Melaleuca holosericea

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Melaleuca holosericea
Melaleuca holosericea (leaves, flowers).JPG
M. holosericea leaves and flowers.
Scientific classification edit
Kingdom: Plantae
Clade: Angiosperms
Clade: Eudicots
Clade: Rosids
Order: Myrtales
Family: Myrtaceae
Genus: Melaleuca
M. holosericea
Binomial name
Melaleuca holosericea

Melaleuca holosericea is a plant in the myrtle family Myrtaceae which is endemic to the south-west of Western Australia. It is a small, rare shrub similar to other pink-flowered species in the Melaleuca scabra group.


Melaleuca holosericea grows to about 0.6 m (2 ft) high, rarely taller. The leaves and branches are often covered with a dense covering of soft, silky hairs. The leaves are 6–13 mm (0.2–0.5 in) long and 0.5–1 mm (0.02–0.04 in) wide, linear in shape, almost circular in cross section and tapering at the end.[1]

The pinkish flowers are arranged in heads up to 16 mm (0.6 in) diameter at the ends of branches which continue to grow after flowering, each head containing between two and five groups of flowers in threes. The petals are 1.5–3 mm (0.06–0.1 in) long and fall off as the flower opens. The stamens are arranged in five bundles around the flower, each bundle containing between 7 and 9 stamens. The main flowering period is in early spring and is followed by the fruit which are woody capsules about 3–4.5 mm (0.1–0.2 in) long.[1][2]

M. holosericea growing near West Toodyay.
M. holosericea fruit


Melaleuca holosericea was first formally described in 1844 by Johannes Conrad Schauer in Plantae Preissianae.[3][4] The specific epithet (holosericea) is from the Ancient Greek words hólos meaning "whole"[5]:417 and serikon meaning "silk"[5]:697 referring to the silky hairs on the branches and leaves.[1]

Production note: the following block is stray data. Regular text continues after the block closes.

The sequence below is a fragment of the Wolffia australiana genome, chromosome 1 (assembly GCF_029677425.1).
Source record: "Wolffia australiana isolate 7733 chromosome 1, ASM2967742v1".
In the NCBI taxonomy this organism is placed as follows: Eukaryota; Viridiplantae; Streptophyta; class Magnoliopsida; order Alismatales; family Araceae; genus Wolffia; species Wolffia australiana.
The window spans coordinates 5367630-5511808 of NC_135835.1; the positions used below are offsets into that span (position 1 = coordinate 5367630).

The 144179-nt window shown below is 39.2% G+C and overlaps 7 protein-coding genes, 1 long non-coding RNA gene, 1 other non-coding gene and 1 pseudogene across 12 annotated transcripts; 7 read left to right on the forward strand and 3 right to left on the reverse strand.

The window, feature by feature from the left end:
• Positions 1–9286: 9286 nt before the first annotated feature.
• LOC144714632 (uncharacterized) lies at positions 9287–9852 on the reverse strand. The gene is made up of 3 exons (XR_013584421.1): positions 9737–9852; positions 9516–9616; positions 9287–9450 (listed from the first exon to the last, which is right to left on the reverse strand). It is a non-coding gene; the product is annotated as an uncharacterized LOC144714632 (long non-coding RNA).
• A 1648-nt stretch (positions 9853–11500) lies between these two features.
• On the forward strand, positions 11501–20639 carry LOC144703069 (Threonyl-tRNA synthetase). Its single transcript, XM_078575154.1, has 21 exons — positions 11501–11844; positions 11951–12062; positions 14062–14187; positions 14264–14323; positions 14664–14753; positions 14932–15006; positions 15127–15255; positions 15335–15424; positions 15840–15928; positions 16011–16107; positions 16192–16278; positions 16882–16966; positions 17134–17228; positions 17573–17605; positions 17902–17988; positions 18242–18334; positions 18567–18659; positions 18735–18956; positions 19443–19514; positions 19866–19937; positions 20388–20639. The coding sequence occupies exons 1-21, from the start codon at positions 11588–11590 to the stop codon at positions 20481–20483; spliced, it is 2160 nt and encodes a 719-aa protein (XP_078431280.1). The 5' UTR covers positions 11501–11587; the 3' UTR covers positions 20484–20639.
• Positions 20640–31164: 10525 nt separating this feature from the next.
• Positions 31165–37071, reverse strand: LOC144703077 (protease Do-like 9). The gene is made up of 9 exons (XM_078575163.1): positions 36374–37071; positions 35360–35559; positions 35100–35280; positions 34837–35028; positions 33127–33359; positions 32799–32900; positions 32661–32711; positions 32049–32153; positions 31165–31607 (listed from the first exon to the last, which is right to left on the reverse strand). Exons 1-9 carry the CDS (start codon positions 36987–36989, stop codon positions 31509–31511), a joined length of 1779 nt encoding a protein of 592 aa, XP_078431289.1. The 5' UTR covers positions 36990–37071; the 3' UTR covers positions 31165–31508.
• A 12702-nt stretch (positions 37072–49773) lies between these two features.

Distribution and habitat[edit]

This melaleuca occurs in the Clackline, Toodyay and Northam districts[1][2] in the Avon Wheatbelt and Jarrah Forest biogeographic regions.[6] It grows in sandy and gravelly soils on undulating plains and ridges.[7]


Melaleuca holosericea has been found to be resistant to Phytophthora cinnamomi[8]


Melaleuca holosericea is listed as "not threatened" by the Government of Western Australia Department of Parks and Wildlife.[6]


  1. ^ a b c d Brophy, Joseph J.; Craven, Lyndley A.; Doran, John C. (2013). Melaleucas : their botany, essential oils and uses (PDF). Canberra: Australian Centre for International Agricultural Research. p. 191. ISBN 9781922137517. Retrieved 4 April 2015.
  2. ^ a b Holliday, Ivan (2004). Melaleucas : a field and garden guide (2nd ed.). Frenchs Forest, N.S.W.: Reed New Holland Publishers. p. 250. ISBN 1876334983.
  3. ^ "Melaleuca holosericea". APNI. Retrieved 23 July 2015.
  4. ^ Lehmann, J.G.C. (ed) (1844). Plantae Preissianae. pp. 139–140. Retrieved 4 April 2015.CS1 maint: extra text: authors list (link)
  5. ^ a b Brown, Roland Wilbur (1956). The Composition of Scientific Words. Washington, D.C.: Smithsonian Institution Press.
  6. ^ a b "Melaleuca holosericea". FloraBase. Western Australian Government Department of Parks and Wildlife.
  7. ^ Paczkowska, Grazyna; Chapman, Alex R. (2000). The Western Australian flora : a descriptive catalogue. Perth: Wildflower Society of Western Australia. p. 394. ISBN 0646402439.
  8. ^ "Western Australian natives resistant to Phytophthora cinnamomi" (PDF). Centre for Phytophthora science & management (CPSM). Retrieved 4 April 2015.